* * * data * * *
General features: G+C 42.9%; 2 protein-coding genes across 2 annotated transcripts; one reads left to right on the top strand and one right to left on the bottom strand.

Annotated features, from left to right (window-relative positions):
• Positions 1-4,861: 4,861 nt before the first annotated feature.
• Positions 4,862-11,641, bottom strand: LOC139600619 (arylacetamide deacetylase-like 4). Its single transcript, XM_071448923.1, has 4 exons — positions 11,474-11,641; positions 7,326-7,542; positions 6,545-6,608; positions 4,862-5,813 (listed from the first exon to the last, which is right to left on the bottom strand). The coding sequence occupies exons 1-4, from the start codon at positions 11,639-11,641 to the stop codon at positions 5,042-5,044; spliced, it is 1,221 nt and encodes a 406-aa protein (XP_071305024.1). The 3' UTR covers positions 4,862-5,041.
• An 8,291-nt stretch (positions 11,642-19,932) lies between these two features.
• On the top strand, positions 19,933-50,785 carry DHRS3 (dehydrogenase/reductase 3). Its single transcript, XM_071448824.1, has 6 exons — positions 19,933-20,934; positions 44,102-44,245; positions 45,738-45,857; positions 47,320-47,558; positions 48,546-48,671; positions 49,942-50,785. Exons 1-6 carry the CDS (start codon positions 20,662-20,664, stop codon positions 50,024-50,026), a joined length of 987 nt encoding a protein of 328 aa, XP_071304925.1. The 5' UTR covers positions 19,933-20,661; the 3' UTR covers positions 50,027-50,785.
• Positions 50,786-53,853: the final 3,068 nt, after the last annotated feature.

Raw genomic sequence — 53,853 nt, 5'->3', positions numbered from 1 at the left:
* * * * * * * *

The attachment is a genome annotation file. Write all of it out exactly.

General features: G+C 42.9%; 2 protein-coding genes across 2 annotated transcripts; one reads left to right on the top strand and one right to left on the bottom strand.

Annotated features, from left to right (window-relative positions):
• Positions 1-4,861: 4,861 nt before the first annotated feature.
• Positions 4,862-11,641, bottom strand: LOC139600619 (arylacetamide deacetylase-like 4). Its single transcript, XM_071448923.1, has 4 exons — positions 11,474-11,641; positions 7,326-7,542; positions 6,545-6,608; positions 4,862-5,813 (listed from the first exon to the last, which is right to left on the bottom strand). The coding sequence occupies exons 1-4, from the start codon at positions 11,639-11,641 to the stop codon at positions 5,042-5,044; spliced, it is 1,221 nt and encodes a 406-aa protein (XP_071305024.1). The 3' UTR covers positions 4,862-5,041.
• An 8,291-nt stretch (positions 11,642-19,932) lies between these two features.
• On the top strand, positions 19,933-50,785 carry DHRS3 (dehydrogenase/reductase 3). Its single transcript, XM_071448824.1, has 6 exons — positions 19,933-20,934; positions 44,102-44,245; positions 45,738-45,857; positions 47,320-47,558; positions 48,546-48,671; positions 49,942-50,785. Exons 1-6 carry the CDS (start codon positions 20,662-20,664, stop codon positions 50,024-50,026), a joined length of 987 nt encoding a protein of 328 aa, XP_071304925.1. The 5' UTR covers positions 19,933-20,661; the 3' UTR covers positions 50,027-50,785.
• Positions 50,786-53,853: the final 3,068 nt, after the last annotated feature.

Raw genomic sequence — 53,853 nt, 5'->3', positions numbered from 1 at the left: